Do you have one of those memories early on in your design career that makes you cringe? Like, full on Britney?
Of course you do! We all do! (PS: please share yours in the comments and help everyone feel better!)
Today I’m going to share one of the more terrible memories I have. I was a few months into my UX design career, and I had joined a London-based digital agency as a junior experience designer (JUXD). I was full of enthusiasm and excitement at having the opportunity to work there and I couldn’t wait to get started.
But on my first day, it became clear that not all was well.
The existing team was made up of senior designers and one Head of UX who never seemed to be there. Nobody had any idea what I was there to work on and worse, nobody cared. I spent my first day, alone, shoved at the end of someone’s desk, watching as everyone else bustled away at their work.
Things didn’t get better. When someone finally noticed me, I was treated like I had absolutely nothing of value to contribute and that I was at best an inconvenience and at worst, like I shouldn’t have been there at all. One definite low was being asked to add a box to a wireframe—my only job all week!
I didn’t last long there – about two weeks of loneliness and boredom. That particular stint sent my confidence to rock bottom and it took me a long time to build it back up again in a more supportive environment.
Why am I sharing this? Aside from (hopefully) showing you that despite unfortunate jobs, things do always get better, I also want to shine a light on something that unhappily seems pervasive in our design community:
Unfortunately, it seems that it’s a consistent truth that there are many lead designers who have no idea how to care for their junior colleagues, as well as many JUXD’s who feel unfulfilled and stifled in their current role.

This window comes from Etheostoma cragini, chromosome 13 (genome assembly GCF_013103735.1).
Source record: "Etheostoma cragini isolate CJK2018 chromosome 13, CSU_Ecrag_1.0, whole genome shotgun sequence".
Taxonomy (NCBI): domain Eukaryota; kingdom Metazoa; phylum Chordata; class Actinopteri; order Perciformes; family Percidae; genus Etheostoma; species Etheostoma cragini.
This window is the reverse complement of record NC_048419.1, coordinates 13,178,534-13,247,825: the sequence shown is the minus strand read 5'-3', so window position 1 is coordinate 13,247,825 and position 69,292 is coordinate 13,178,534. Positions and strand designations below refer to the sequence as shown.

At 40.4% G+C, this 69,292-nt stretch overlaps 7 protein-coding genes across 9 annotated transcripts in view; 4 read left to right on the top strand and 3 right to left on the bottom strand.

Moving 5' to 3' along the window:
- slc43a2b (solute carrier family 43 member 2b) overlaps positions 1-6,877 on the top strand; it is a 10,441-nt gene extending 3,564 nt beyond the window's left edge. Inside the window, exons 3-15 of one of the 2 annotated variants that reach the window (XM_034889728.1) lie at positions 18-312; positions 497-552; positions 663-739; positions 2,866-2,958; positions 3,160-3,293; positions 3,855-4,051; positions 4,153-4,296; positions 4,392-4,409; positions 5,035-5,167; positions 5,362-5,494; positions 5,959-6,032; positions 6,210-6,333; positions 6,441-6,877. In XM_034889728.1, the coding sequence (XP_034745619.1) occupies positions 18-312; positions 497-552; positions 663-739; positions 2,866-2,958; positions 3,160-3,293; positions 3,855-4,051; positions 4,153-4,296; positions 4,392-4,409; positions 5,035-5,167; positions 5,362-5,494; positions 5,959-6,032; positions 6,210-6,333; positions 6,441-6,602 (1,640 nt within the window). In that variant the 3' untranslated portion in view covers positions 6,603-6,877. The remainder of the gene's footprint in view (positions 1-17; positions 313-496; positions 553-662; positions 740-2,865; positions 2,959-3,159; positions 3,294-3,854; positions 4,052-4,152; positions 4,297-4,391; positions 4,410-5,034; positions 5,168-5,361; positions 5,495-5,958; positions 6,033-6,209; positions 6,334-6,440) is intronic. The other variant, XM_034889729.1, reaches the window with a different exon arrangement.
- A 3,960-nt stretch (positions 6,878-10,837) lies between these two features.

We need to do a better job of educating our leads and seniors about how to care for more junior members of a team and, where appropriate, for this skill to become a formal part of promotion and a key aspect of hiring seniors.
So, as a starter for ten, I’ve put together seven golden rules for caring for your JUXDs. Keep to these principles and your junior designers will be happy, learn new skills, and grow their confidence. And as one senior UX designer recently told me, “Having someone tell me that I was a great role model or a wonderful mentor were some of the best things I’ve had in my career.”
My seven rules for caring for junior designers:
1. Don’t treat your junior designers like they’re stupid
This may sound painfully obvious, but one of the most basic mistakes that I’ve experienced first hand is senior UX designers treating junior members of the team like they don’t know anything. I once had a senior UX designer explain to me, without any prompting, what a wireframe was. It may feel like you are being helpful, but if you’re continually explaining everything to your JUXD without any indication from them that they need an explanation, it can come across as painfully patronising.
Make sure you’ve made it clear that if your JUXD has any questions, you’re there for them. They should be comfortable enough to know that if they don’t know what something is, they can ask without being judged.
Encourage your JUXD to investigate and study up on areas that they know little about. Share articles, blogs, and books so that they can research their “problem areas” in their own time and form their own ideas.
2. Give your junior designers real responsibility
Another great way to bolster your JUXD’s confidence and skills is to give them some work with real responsibilities attached. If you’re just handing your JUXD basic bits of work, they won’t be getting enough from you to really develop.
Let your JUXD take the UX lead on appropriate projects. The senior UXD becomes the “sense-checker” for the project, who the JUXD can bounce ideas off of. Remember that the sense-checker’s role is help guide the JUXD, not to take over the project!
If it isn’t feasible for your JUXD to own an entire project, be more creative than just giving them the boring stuff. While it’s important (and more economical) for a JUXD to do many of the basic jobs, remember that they also need to be exposed to a lot more than that. Actively encourage your JUXD to help you work through your own projects and to come in on some of your meetings. This way, they get to benefit from your experience and see how you approach things, not just in terms of UX processes and techniques, but also how you manage other team members and stakeholders.
3. Take time out of your busy schedule to actively mentor and support your junior designers
It’s easy to think that you’re too busy to give your JUXD enough attention. Days rush past, time slips by, and sometimes you forget to eat lunch, let alone think about somebody else’s development. We’re all busy bees, but making sure you give your JUXD enough dedicated one-on-one time and ad-hoc support is incredibly important for their development.